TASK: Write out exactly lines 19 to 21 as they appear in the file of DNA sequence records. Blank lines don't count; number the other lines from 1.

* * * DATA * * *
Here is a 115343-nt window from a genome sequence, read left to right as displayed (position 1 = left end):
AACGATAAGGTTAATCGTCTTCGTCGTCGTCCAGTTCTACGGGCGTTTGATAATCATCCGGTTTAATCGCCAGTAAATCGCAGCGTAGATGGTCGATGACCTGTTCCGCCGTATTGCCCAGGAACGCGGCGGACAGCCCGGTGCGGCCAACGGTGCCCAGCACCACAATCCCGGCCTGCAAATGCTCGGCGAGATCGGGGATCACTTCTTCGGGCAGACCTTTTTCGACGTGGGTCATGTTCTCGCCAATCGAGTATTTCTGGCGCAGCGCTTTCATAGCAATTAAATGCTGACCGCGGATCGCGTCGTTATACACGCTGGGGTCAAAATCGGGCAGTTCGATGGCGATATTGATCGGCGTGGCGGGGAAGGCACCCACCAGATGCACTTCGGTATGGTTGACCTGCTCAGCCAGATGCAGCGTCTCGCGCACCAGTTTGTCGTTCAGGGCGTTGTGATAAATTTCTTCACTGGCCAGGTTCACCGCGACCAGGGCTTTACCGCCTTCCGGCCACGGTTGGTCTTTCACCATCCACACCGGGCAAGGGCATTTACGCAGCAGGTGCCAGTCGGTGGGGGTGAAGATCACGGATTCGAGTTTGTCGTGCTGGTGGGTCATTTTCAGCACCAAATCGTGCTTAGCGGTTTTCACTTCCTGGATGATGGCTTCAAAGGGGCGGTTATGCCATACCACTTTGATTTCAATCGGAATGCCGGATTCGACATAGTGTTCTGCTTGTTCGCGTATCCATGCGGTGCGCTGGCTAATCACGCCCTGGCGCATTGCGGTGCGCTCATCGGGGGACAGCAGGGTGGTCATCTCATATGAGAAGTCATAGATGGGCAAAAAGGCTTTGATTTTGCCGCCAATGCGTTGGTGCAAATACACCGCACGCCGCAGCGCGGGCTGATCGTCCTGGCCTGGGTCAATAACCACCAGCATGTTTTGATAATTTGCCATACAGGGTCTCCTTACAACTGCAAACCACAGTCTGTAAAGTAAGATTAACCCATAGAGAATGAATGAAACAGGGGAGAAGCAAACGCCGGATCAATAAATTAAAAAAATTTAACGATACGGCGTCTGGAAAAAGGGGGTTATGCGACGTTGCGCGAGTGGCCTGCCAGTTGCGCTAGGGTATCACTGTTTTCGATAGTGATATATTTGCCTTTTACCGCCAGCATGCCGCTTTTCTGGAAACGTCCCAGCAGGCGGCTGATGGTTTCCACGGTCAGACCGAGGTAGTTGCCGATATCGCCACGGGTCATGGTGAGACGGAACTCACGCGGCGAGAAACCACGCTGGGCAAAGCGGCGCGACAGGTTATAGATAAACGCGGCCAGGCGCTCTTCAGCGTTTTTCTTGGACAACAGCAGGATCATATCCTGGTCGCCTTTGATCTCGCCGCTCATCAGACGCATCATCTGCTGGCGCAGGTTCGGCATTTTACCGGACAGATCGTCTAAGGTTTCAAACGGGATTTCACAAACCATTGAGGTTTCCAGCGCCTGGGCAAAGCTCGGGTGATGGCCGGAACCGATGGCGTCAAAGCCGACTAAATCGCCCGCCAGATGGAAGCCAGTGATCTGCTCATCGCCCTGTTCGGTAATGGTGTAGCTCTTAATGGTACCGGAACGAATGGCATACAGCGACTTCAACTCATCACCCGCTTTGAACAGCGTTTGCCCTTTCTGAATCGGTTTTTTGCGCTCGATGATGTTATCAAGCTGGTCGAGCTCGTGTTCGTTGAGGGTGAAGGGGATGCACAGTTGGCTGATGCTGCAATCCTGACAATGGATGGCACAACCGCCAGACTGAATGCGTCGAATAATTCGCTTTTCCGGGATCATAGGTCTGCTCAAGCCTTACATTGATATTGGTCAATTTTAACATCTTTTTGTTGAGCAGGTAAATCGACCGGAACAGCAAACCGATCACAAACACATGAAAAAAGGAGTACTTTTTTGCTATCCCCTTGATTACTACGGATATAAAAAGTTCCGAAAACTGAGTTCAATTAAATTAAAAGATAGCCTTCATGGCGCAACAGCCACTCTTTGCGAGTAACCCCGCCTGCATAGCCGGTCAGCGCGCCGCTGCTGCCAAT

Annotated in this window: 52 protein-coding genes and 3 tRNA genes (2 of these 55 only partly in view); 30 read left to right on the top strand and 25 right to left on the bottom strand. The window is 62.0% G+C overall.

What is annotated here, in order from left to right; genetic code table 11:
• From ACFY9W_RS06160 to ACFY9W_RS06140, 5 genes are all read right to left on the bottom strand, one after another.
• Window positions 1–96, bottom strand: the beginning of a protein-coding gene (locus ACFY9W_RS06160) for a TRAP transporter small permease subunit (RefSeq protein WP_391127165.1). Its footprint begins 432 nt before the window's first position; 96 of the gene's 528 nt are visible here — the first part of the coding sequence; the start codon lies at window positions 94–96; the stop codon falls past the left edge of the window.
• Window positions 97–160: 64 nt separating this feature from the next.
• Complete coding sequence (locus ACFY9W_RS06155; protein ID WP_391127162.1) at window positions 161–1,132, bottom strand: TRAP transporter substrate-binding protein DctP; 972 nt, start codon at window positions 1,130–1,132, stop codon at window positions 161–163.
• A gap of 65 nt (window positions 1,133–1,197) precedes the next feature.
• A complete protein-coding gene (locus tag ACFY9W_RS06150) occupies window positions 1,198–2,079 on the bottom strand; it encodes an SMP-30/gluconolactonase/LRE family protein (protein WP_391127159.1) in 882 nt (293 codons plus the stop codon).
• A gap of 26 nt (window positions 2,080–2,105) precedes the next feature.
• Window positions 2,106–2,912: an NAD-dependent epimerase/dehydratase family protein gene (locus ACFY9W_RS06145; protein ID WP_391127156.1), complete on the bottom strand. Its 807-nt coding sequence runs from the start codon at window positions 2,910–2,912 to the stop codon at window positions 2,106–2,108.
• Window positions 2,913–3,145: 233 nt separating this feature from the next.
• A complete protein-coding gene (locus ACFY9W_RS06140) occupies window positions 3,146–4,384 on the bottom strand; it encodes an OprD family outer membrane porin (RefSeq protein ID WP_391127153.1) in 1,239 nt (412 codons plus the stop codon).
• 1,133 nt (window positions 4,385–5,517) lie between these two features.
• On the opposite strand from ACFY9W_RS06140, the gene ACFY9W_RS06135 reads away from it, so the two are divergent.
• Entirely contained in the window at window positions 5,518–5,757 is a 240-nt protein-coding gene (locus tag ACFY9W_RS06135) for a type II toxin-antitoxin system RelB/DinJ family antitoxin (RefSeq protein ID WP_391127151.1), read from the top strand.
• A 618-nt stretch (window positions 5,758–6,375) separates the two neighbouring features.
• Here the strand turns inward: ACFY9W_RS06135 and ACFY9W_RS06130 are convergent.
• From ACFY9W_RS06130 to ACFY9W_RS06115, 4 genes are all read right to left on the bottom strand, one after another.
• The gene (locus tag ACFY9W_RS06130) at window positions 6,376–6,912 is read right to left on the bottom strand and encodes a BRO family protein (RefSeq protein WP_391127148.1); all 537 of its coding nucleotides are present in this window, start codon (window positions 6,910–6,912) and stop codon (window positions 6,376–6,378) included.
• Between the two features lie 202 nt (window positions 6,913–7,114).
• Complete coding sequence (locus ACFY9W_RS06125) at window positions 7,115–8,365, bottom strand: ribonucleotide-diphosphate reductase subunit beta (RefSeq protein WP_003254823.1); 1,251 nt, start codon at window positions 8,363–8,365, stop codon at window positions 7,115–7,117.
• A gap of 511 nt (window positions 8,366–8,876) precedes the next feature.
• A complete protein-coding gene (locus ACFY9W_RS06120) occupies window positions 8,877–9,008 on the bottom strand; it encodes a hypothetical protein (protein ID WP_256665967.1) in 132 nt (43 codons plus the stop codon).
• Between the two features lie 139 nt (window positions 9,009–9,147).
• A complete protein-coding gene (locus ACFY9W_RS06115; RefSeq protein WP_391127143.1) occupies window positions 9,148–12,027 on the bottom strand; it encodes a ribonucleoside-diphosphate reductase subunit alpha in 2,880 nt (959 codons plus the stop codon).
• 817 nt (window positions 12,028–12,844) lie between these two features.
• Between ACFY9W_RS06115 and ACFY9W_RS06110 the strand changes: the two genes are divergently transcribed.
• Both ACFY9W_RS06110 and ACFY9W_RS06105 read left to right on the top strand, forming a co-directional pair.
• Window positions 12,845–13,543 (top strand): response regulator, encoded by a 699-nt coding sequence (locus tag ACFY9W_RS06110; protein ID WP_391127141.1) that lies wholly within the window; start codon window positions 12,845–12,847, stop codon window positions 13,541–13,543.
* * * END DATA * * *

• Here the strand turns inward: ACFY9W_RS06135 and ACFY9W_RS06130 are convergent.
• From ACFY9W_RS06130 to ACFY9W_RS06115, 4 genes are all read right to left on the bottom strand, one after another.
• The gene (locus tag ACFY9W_RS06130) at window positions 6,376–6,912 is read right to left on the bottom strand and encodes a BRO family protein (RefSeq protein WP_391127148.1); all 537 of its coding nucleotides are present in this window, start codon (window positions 6,910–6,912) and stop codon (window positions 6,376–6,378) included.